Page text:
Saad Qureshi on Learning to Trust Yourself

“When you leave art school, a new game unfolds. We leave art school totally unprepared for that game most of the time.” Saad Qureshi's sprawling and poetic practice covers a range of mediums, from delicate sculpture to cosmic drawings. The artist talks to Romina Provenzi about his journey from school to studio.

It’s a chilly morning in Oxford when I meet with Saad Qureshi at OVADA (the Oxford Visual Arts Development Agency), a reconverted warehouse now home to five artist’s studios. Built in 1929 as the Skin and Hide Market Place for the neighbouring Oxpens Cattle Market at the time, the spartan building maintains that character, with its central open space and wooden ceiling.

Saad Qureshi greets me warmly, initiating a kind and welcoming conversation while we walk to his studio: a large wide room neatly packed with experimental works, tools and books. The walls are fresh and white, the ceiling is high and the room is completed by a long wooden desk and suspended bookshelf.

“In a way, it all started from materials, because textiles are the reason I was born in this country and they are what my family history is rooted in”

After preparing two consecutive shows last year, one at Gazelli Art House in London and one at Aicon in New York, Qureshi is now experimenting and developing new ideas, relieved from the pressure of imminent shows. We begin the interview at his desk whilst sipping a cup of instant coffee.

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Upon completion of your MFA at the Slade School of Art in 2010, you immediately found representation with Gazelli Art House and Aicon. How did you find such success at this early stage?

I was born and raised in Bradford in Yorkshire in the North of England. It felt like growing up in a very isolated community with a majority of south-eastern Asian immigrants. I came from a very humble background and from a family of Pakistani immigrants. Mine was really a very repressed childhood, and it was further complicated by the fact that I was a very materialistic child, as my family could not afford to buy a lot of things for me. My parents weren’t wealthy. On top of that, I don’t hold a single happy memory of my racially mixed school in Bradford, where I experienced a lot of individual bullying as the child of immigrants in an environment dominated by fighting, drugs, racism and sexism. But the art teacher was the only one that could see me as an individual, and in her class I flourished and became able to completely express my individuality without fear. Everything started with art from that very young age.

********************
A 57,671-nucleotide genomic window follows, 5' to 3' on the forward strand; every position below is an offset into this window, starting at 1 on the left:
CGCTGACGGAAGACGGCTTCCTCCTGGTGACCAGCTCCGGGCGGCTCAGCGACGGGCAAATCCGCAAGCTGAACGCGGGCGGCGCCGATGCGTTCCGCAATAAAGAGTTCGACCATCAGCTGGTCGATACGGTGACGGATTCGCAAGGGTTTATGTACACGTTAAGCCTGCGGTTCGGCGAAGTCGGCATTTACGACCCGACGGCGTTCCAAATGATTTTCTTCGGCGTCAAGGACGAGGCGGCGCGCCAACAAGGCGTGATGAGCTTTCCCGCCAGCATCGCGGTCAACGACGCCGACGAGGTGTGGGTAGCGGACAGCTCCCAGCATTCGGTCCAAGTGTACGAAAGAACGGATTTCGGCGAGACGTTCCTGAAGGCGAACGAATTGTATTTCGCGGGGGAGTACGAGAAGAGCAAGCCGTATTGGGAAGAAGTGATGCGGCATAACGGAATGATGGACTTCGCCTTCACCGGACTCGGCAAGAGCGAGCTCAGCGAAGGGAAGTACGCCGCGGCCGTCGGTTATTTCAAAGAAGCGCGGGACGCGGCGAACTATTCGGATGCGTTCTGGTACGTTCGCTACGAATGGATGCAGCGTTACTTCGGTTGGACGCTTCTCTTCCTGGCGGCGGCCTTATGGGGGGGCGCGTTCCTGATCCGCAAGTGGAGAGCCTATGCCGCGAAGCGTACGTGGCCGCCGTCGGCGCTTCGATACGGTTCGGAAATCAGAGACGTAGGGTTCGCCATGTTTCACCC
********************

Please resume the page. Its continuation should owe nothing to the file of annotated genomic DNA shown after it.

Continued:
When did you choose to become an artist and what made you decide to apply to the fine art school in Oxford, rather than other schools in the UK?

It was intrinsic, I never reached a point where I decided I wanted to become an artist. Somehow I just needed to develop my skills and confidence to make an informed decision of something that was already there. But the life-changing moment was when my art teacher, Mrs Robinson, persuaded my parents to enroll me to the Bradford Art College from the age of twelve, instead of pushing me towards a more profitable qualification in their eyes. I just needed the encouragement. Art school definitely meant a lot to me and opened up a more fulfilling phase in my life. I then decided to apply to an art school somewhere else in the country, because there is no art community in Bradford and as a young artist I felt isolated. I was keen on Oxford Brookes for my degree because the art department offers twenty-four-hour access to the studios and I had the chance to leave Bradford behind.

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The creative time spent in the studio is unique to each artist. How is your typical working day and how is it working in the isolation of the studio for you?

There is no typical day in my artistic practice. I managed to create a studio that is a welcoming place to come to work and experiment with my ideas, but I don’t see it as a nine-to-five job. It doesn’t work that way for me. It was a struggle initially when I left art school and had no element of the competition when working shoulder to shoulder with other arts students. There was something in the isolation of the studio that I couldn’t bear. But that helped to resolve my issue with lack of confidence in my own judgement. When you leave art schools, a new game unfolds. We leave art schools totally unprepared for that game most of the time. It was a learning experience and I can now say that I make the most of my studio.

You use a wide range of materials and tools, from ground red bricks in the recent series Mindscape, to a soldering iron, to creating drawings by burning the surface of thick paper. Are materials the central piece of your work or do they serve the ideas?

Drawing is such a seductive medium and allows me to be so expressive. I love the action of drawing, it’s always worked for me. I was naturally drawn to it, as I am naturally drawn to the choice of unexpected materials. In a way, it all started from materials, because textiles are the reason I was born in this country and they are what my family history is rooted in. My grandfather used to be a tailor for the British Army. He used to make their uniforms back in Pakistan and then he went on to work for the British Army. Because of that he relocated with the family to the UK.

Therefore I have a feeling for materials, but I am totally an ideas-driven artist, and the materiality is secondary. When I’m in the studio there are times that I forget about everything and start playing with my ideas, and I feel the joy of making the artworks. Now I finally trust myself, and I trust that something I am working on will eventually become what I want to put out there in the world.

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